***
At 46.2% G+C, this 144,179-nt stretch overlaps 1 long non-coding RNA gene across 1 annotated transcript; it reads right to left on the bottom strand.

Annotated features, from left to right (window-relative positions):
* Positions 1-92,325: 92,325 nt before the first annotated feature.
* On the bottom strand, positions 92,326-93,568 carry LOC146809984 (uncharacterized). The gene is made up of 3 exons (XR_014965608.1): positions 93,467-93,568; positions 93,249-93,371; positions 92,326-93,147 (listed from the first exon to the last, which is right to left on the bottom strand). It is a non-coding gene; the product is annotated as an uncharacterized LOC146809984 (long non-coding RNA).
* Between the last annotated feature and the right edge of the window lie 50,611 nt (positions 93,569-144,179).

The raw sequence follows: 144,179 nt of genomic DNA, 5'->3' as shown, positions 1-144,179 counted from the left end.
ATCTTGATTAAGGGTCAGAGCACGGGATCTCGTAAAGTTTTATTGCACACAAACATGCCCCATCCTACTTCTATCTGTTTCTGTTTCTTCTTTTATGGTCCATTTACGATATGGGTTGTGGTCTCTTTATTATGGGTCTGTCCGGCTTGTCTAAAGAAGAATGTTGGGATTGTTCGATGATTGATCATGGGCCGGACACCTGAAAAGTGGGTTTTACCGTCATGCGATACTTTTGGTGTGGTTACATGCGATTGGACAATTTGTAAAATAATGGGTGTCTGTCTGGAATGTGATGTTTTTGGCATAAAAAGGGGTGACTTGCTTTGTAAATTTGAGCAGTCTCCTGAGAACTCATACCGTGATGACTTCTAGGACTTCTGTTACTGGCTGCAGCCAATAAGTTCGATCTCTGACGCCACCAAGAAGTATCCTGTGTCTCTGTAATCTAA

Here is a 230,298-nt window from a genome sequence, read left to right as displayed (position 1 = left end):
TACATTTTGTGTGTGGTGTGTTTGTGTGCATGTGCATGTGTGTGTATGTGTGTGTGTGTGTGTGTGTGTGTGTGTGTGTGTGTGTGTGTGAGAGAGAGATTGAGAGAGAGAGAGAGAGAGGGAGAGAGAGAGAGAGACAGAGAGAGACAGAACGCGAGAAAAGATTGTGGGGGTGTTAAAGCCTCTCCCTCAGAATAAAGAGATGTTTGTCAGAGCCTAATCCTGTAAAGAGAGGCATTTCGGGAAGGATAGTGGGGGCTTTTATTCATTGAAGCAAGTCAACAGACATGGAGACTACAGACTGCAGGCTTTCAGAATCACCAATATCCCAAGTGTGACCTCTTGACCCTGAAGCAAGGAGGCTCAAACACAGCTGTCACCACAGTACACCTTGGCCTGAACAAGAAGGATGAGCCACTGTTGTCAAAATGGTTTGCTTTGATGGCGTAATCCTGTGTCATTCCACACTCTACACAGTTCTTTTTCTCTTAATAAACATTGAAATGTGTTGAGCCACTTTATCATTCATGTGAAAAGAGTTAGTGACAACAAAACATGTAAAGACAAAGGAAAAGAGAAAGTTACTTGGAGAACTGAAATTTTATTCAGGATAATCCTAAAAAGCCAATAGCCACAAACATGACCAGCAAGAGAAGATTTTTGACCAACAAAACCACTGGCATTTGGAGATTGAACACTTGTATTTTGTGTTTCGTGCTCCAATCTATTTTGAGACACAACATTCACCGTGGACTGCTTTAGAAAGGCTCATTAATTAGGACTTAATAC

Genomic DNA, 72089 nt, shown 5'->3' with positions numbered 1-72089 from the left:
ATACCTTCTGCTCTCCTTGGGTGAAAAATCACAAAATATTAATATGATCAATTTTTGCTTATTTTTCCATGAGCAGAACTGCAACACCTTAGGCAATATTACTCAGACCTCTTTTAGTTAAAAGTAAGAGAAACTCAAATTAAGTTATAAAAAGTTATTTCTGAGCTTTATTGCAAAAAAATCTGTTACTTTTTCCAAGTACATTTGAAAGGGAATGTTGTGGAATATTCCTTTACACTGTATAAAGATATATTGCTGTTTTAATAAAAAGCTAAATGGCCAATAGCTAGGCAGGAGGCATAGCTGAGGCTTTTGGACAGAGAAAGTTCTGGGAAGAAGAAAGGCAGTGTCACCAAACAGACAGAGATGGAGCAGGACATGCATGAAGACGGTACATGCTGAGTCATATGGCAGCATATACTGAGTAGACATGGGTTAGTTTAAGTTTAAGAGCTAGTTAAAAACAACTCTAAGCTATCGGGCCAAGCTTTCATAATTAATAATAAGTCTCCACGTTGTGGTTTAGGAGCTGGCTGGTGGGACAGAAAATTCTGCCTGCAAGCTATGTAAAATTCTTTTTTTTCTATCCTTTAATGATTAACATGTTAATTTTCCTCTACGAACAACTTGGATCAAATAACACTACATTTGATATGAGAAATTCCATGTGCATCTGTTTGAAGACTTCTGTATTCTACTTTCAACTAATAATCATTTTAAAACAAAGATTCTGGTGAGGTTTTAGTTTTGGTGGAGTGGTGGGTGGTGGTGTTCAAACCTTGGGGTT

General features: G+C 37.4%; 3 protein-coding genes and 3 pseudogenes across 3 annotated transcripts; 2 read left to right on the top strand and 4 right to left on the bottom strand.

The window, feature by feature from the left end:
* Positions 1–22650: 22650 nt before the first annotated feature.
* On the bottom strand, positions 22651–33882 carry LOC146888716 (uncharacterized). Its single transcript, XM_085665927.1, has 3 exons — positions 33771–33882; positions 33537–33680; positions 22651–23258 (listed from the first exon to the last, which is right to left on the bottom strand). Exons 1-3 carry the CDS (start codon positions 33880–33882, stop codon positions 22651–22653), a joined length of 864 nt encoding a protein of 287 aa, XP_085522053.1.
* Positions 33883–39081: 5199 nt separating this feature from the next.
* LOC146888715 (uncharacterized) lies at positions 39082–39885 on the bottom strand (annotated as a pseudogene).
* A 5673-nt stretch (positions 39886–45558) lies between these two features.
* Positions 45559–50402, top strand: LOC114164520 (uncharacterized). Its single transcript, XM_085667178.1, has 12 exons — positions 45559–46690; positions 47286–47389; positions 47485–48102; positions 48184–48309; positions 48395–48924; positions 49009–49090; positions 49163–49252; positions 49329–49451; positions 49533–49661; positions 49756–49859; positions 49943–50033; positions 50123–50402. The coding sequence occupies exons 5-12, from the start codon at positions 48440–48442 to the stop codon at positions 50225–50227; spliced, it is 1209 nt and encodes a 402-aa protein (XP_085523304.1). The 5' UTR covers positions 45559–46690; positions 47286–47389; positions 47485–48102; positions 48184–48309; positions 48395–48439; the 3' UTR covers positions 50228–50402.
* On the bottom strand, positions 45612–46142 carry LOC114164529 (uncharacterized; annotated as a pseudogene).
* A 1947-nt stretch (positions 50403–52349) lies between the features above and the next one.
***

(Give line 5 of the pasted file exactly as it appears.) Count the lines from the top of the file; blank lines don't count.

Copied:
* Between the last annotated feature and the right edge of the window lie 50,611 nt (positions 93,569-144,179).